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April 19, 2016


This month’s meeting featured Carla Flamer, President of Ipsos Marketing Canada, who spoke about branding in commodity or generic markets. She began by saying that there has been a lot of research done recently on how people choose brands and the brain processes that factor into that selection. Carla used the term “behavioural economics”, explaining that our brains are primed to maximize good outcomes, or at least minimize bad outcomes to avoid poor outcomes. When we make a decision, there are two brain processes at work: system 1 and system 2. System 2 is the one that is thoughtful, reflective and rational, while system 1 is more intuitive, unconscious and reflexive. She said that our brain uses both systems in a way to create decision “shortcuts”. In order to influence system 1, a brand needs to be in someone’s mind or consideration set; for example, a brand logo. The logo is a brand symbol in one’s head, and when this is combined with some kind of stimulus at the moment of choice, a decision is made

She continued, explaining that brands stand for something, such as physical and social context. In terms of social norms that influence choices, she provided the example of gas stations. All gas stations obtain their gas from the same suppliers, but gas stations still brand themselves. Why? Because branding instantly gives credibility to anything, even gas, and it can mean different things to different people.

So how is brand choice measured? Carla explained that Ipsos measures brand choice by attitudinal equity, which is a consumer’s desire for the brand. In other words, how does the brand meet the consumer’s needs and how close does the consumer feel to that brand? In order to be successful, a brand needs to be top-of-mind and salient with the consumer. Market effects are another measure, which reflect a consumer’s ability to obtain a brand. Therefore, the equation for brand choice is: attitudinal equity + market effects = total equity, which correlates to market share. She also clarified the difference between brand ranking and rating. If, in market research, a brand is rated 9 out of 10 for an attribute, this means nothing if all the other brands are also rated 9 out of 10 for the same attribute. A brand must be ranked first in order to be chosen.

Carla continued, saying that brands needs to form relationships with consumers and, in order to do this, they must fulfill key motivational selection criteria that include both emotional and functional needs. She introduced the emotional framework called “censydiam” which stands for Centre for Systematic Diagnostics in Marketing. This framework is one used by Ipsos to help companies develop branding that connects emotionally with buyers. The framework is essentially a compass with 8 points that describes 8 basic human needs. The north-south axis is the “me” dimension, which is a continuum between desire for release and for control. The east-west axis is the “social dimension”, a continuum between standing out and fitting in. The east is more about “we” and the west is more about “me”.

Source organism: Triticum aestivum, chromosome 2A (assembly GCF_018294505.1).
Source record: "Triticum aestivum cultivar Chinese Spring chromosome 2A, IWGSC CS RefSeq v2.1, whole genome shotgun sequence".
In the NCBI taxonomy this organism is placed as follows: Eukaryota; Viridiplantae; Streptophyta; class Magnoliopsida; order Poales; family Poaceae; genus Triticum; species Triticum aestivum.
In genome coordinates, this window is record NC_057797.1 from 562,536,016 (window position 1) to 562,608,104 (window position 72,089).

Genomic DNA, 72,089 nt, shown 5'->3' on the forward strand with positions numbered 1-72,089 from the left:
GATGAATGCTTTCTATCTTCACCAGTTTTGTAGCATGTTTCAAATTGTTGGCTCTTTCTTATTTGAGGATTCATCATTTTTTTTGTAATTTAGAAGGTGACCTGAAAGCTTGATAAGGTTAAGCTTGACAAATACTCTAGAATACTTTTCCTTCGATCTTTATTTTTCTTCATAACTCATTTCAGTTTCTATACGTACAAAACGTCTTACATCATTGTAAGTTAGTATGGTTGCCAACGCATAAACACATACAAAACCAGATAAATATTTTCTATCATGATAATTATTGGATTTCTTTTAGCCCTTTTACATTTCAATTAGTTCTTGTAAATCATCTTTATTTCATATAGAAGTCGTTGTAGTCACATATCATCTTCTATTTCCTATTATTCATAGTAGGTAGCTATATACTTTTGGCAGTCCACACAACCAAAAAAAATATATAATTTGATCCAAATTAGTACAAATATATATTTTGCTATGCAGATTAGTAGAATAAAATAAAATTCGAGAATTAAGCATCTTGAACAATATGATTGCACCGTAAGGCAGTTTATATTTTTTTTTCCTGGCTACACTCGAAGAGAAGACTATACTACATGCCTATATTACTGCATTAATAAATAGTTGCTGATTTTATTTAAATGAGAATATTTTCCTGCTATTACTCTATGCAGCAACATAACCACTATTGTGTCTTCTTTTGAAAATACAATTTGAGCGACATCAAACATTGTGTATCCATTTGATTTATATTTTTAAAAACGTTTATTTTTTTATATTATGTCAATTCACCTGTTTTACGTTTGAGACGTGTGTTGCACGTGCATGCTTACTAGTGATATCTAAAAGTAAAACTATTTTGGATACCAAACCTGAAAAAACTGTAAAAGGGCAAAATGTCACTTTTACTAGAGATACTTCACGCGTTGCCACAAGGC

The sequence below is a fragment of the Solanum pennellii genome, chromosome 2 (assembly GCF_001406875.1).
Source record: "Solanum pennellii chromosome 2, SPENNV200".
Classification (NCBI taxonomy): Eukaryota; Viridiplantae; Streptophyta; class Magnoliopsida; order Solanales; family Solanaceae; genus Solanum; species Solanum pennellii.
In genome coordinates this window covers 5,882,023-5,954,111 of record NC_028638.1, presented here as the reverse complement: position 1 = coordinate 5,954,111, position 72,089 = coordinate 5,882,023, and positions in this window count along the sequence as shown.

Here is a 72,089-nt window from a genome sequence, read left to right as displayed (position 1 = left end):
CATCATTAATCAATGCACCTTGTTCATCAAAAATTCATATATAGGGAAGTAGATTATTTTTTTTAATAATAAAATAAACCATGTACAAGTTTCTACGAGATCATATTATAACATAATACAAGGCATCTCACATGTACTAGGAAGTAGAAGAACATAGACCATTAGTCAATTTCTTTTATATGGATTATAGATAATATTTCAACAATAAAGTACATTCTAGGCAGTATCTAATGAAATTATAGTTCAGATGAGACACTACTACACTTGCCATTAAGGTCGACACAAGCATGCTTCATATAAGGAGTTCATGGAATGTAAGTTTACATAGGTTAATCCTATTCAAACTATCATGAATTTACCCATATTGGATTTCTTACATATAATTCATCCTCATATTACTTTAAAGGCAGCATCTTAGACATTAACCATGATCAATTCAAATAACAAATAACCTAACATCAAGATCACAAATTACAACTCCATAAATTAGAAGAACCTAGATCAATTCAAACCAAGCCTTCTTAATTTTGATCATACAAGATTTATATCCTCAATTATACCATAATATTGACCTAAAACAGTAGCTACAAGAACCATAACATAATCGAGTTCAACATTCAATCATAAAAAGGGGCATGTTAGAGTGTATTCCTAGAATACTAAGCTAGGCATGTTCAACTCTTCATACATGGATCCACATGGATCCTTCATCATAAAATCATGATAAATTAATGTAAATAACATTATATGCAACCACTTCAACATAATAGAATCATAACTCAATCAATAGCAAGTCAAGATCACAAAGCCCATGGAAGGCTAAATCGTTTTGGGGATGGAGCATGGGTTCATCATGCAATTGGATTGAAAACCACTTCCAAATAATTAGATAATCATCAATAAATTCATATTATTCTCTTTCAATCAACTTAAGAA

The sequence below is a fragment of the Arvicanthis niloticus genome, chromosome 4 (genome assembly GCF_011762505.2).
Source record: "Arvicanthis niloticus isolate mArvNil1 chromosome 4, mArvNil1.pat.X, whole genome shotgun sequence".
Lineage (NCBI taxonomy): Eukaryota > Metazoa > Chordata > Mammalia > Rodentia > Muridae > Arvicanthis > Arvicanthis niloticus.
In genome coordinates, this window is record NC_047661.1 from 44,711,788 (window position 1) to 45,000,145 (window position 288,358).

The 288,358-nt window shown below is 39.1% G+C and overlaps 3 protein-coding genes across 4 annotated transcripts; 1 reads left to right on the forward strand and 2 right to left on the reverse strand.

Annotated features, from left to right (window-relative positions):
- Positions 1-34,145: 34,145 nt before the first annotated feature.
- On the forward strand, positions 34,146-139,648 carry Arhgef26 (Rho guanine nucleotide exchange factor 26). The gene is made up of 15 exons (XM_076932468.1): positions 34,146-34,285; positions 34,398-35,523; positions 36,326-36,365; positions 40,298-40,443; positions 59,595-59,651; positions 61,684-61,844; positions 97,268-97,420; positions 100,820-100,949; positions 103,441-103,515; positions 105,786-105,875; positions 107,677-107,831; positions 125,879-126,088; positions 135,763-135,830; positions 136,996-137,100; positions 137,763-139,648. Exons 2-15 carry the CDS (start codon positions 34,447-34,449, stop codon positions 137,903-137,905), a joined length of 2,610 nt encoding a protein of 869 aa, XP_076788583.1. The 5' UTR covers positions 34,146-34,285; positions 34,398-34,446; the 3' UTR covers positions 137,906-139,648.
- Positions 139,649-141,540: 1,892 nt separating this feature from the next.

This framework is used to identify the motivations and emotions associated with a brand and to determine growth. The first level of motivation is to talk to consumers about the functionality of a brand. The second is to address its social identify; in other words, how will using this brand reflect on the consumer. A brand also has to determine the “tone of voice” to use with consumers. Carla gave examples of industries where functional attributes drive choice; for example, in the paper category (e.g., towels, bathroom tissue, facial tissue). In this category, many products are considered equal, so differentiation must be emotionally driven. However, in general, with most brands, 58% of decisions are driven by functional considerations and 42% by emotions.

Carla concluded her presentation by providing a pharma example of brand funnelling. The research Ipsos conducted was designed to identify the market barriers influencing prescribing and the social context influencing physicians. The research showed that, for general practitioners (GPs), commitment and control were driving brand preference. GPs were influenced by emotional drivers that put them “in control” of a condition and allowed them to offer the best to their patients and protect them.

Her final take-away messages were:

  • People make decisions based on “short-cuts” and reflection
  • Brands needs to be salient, top-of-mind and differentiated in order to be considered, ranked first to be part of the consideration set
  • Brands in every category need to make an emotional connection with buyers; need to create a relationship with the buyer to overcome pricing and other barriers in the market
  • Understanding and targeting those emotional territories that your brand can own is the key to strengthening your brand and building its share

The floor was then opened to questions, a summary of which follows: